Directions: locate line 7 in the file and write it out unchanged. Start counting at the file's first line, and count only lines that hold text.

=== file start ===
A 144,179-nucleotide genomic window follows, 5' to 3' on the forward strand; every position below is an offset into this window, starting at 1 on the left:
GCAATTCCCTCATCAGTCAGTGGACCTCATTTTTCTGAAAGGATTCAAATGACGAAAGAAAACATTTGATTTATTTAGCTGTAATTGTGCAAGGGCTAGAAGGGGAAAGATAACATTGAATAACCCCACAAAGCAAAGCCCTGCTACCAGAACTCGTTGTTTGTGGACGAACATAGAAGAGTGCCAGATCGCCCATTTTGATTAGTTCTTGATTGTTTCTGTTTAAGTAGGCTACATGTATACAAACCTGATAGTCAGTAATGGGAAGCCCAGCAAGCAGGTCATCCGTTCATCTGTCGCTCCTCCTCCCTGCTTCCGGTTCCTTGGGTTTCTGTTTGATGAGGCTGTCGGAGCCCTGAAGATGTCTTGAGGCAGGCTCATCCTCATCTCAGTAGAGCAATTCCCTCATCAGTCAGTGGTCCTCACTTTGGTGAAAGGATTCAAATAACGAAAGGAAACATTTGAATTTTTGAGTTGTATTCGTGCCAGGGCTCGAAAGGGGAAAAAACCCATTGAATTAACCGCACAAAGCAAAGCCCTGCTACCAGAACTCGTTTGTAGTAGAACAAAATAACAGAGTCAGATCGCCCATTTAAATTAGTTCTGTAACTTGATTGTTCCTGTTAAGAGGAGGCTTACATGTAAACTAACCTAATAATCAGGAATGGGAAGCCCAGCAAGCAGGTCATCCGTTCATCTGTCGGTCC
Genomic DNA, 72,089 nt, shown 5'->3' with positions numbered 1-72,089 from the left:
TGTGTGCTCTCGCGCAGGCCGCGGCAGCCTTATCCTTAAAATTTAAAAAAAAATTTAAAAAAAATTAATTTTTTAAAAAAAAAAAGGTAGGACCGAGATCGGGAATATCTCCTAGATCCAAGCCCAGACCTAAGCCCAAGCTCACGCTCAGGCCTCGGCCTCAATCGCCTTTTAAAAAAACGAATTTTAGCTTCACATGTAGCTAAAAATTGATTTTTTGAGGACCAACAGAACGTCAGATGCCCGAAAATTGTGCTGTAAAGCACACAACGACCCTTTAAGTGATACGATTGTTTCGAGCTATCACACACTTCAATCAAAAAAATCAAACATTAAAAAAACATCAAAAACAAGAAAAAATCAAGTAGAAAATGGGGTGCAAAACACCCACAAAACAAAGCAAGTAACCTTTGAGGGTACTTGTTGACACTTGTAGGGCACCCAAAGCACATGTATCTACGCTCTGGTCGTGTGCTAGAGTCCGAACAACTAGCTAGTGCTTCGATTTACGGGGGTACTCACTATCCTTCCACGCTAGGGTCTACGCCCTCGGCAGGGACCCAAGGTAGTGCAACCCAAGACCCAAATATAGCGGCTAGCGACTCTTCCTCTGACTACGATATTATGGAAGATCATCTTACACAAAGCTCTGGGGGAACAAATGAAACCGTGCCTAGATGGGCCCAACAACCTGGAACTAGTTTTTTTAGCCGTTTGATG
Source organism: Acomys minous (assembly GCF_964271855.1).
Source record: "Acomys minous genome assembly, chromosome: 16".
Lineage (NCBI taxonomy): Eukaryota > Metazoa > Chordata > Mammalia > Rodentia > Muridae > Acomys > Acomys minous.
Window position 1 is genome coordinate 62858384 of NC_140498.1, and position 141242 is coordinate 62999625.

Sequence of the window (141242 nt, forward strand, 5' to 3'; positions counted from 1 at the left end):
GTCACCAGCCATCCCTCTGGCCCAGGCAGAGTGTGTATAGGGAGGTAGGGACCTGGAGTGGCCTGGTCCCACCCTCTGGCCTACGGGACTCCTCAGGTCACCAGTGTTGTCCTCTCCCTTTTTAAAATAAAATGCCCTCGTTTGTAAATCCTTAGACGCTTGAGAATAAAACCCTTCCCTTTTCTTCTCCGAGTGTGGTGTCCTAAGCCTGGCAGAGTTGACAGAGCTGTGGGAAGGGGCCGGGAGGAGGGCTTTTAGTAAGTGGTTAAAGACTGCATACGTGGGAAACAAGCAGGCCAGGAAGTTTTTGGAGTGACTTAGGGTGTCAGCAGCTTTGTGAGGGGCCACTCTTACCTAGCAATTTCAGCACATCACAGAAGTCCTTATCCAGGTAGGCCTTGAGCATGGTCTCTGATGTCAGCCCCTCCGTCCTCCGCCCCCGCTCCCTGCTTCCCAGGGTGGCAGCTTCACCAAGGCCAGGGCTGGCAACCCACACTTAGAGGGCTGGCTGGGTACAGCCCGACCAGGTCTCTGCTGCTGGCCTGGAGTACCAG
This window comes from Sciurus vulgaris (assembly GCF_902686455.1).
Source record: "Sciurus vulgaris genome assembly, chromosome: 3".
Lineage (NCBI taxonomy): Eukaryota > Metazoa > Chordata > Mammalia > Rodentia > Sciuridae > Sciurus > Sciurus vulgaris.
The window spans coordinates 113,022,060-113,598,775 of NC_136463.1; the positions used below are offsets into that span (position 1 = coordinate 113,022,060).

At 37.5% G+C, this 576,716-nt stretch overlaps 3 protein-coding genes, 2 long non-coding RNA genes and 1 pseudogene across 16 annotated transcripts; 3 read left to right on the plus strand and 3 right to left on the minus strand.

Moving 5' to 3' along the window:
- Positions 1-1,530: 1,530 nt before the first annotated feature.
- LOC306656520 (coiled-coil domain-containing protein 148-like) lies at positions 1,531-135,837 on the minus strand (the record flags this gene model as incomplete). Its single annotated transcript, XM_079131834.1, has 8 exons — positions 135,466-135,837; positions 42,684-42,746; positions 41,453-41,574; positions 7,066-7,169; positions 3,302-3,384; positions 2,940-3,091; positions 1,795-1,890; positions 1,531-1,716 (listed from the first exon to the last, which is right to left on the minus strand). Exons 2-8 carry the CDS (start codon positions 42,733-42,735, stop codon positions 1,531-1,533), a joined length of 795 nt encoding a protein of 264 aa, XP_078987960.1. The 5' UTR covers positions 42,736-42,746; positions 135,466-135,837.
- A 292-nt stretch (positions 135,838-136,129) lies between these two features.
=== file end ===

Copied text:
Lineage (NCBI taxonomy): Eukaryota > Metazoa > Chordata > Mammalia > Rodentia > Muridae > Acomys > Acomys minous.